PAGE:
VICTORIA BISCHOFF: Energy firms must act to earn back customers’ trust

VICTORIA BISCHOFF: Energy firms must act to earn back customers' trust 2
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VICTORIA BISCHOFF: Energy suppliers must act to earn back their customers’ trust by ending the bill chaos

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Enough is enough. For months, Money Mail has been calling on energy giants to urgently improve their pitiful customer service.

Yet in households’ hour of need last week, when the price cap hike finally hit home, major suppliers performed abysmally.

Was it really so surprising their helplines were flooded with panicked calls? Or that websites had record visitors as customers frantically tried to log meter readings? Of course not. It was inevitable.

Ill-prepared: In households' hour of need last week, when the price cap hike finally hit home, major energy suppliers performed abysmally

Ill-prepared: In households’ hour of need last week, when the price cap hike finally hit home, major energy suppliers performed abysmally

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So why on earth weren’t suppliers prepared? It’s time they got a grip. Suppliers cannot hike direct debits to unaffordable levels with little or no explanation and expect households to just pay up.

Particularly not when many are still waiting for substantial credit refunds from collapsed suppliers.

Energy bills have always been confusing. Not least because there are two charges — one for each unit of power used and a second to cover connection costs, known as the standing charge. 

Previously, many customers paid little attention to the ins and outs of how their bill was calculated. But now that every extra pound counts, they want answers.

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Watchdog Ofgem needs to awaken from its deep slumber at the wheel and force firms to be transparent. 

Had it been paying attention sooner, customers would not have been landed with a multi-billion pound bill for dozens of failed providers.

We have been warned repeatedly that this month’s price rise is only the beginning, with more bill pain expected in the autumn. Suppliers must earn back their customers’ trust before then.

Goodbye Tony

Today Money Mail marks the end of an era with the departure of our esteemed letters editor and consumer champion Tony Hazell.

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For years Tony has tirelessly fought your corner against Britain’s biggest businesses. His wealth of knowledge, experience and devilishly sharp wit has left more than one chief executive shaking in their boots.

But for ordinary people so often ignored by those at the top, he has been their hero: fair, tenacious in his quest for justice and a true advocate for our readers.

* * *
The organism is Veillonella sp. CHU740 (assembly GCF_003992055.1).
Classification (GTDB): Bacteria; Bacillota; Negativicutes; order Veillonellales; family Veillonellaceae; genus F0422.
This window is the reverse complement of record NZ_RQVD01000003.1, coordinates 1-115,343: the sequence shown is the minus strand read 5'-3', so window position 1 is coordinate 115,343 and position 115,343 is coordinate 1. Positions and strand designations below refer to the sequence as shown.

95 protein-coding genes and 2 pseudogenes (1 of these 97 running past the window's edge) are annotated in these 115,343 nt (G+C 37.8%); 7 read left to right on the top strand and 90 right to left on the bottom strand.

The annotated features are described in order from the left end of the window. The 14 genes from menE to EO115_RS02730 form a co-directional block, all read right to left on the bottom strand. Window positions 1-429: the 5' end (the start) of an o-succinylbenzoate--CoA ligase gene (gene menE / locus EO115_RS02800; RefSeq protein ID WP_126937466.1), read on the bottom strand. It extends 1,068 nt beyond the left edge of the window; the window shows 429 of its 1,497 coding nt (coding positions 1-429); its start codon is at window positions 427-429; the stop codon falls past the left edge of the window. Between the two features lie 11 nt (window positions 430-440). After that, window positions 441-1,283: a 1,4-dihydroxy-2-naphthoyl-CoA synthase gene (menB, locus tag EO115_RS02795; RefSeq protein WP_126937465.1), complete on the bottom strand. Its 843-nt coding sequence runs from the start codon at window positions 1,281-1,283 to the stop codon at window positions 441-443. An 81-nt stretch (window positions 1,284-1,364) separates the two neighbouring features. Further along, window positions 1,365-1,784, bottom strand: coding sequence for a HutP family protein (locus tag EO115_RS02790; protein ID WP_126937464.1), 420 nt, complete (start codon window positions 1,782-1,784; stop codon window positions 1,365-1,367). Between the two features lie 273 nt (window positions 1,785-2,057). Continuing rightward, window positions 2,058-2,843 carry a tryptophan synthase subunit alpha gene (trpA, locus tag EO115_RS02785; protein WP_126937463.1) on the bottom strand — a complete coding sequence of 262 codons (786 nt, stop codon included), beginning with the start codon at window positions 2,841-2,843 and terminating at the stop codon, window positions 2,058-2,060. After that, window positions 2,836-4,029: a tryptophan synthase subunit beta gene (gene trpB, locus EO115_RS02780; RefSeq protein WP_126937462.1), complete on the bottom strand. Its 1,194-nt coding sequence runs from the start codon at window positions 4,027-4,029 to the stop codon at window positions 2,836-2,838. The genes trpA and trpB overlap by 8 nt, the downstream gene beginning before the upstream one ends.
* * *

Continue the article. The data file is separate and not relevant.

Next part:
We will all miss him enormously — though I have a sneaking suspicion it won’t be long until a colossal failing in the financial world riles him enough to return as a guest star.

Farewell: Letters editor and consumer champion Tony Hazell is riding off into the sunset after 32 years helping readers with their money problems

Farewell: Letters editor and consumer champion Tony Hazell is riding off into the sunset after 32 years helping readers with their money problems

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In the meantime, it gives me great pleasure to introduce Sally Hamilton, who will take over as consumer champion next week.

Sally has more than 25 years of personal finance experience and is already hard at work behind the scenes tackling your problems.

Any letters recently sent to Tony will be passed to her but in future please email [email protected] or write to Sally Hamilton, Northcliffe House, 2 Derry Street, London, W8 5TT.

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Heart of gold

Money Mail readers truly have hearts of gold. In our cost-of-living crisis special last week we featured harrowing calls to Independent Age’s helpline for the elderly. 

In one, a Parkinson’s sufferer said her living expenses have risen by so much she cannot afford the shoes she needs for her condition and is in a great amount of pain.

Reader Lesley Williamson asked if she could donate towards the shoes. Thank you for your kind offer — we have forwarded your contact details to the charity.

Cheque mate?

While on holiday last month I finally had time to read the Thursday Murder Club sequel, The Man who Died Twice. It was a brilliant read but one part almost made me choke on my pina colada.

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The character Joyce was collecting money for charity and a man tried to pay by cheque. ‘A cheque book! Even I don’t use cheques any more, and I’m 77,’ she remarked. 

Is this a true reflection of how older people feel about cheques? Or have banking giants infiltrated popular fiction to push their online agenda? I’d love to hear how often our readers still use cheques. Write to me at the email address below.

[email protected]

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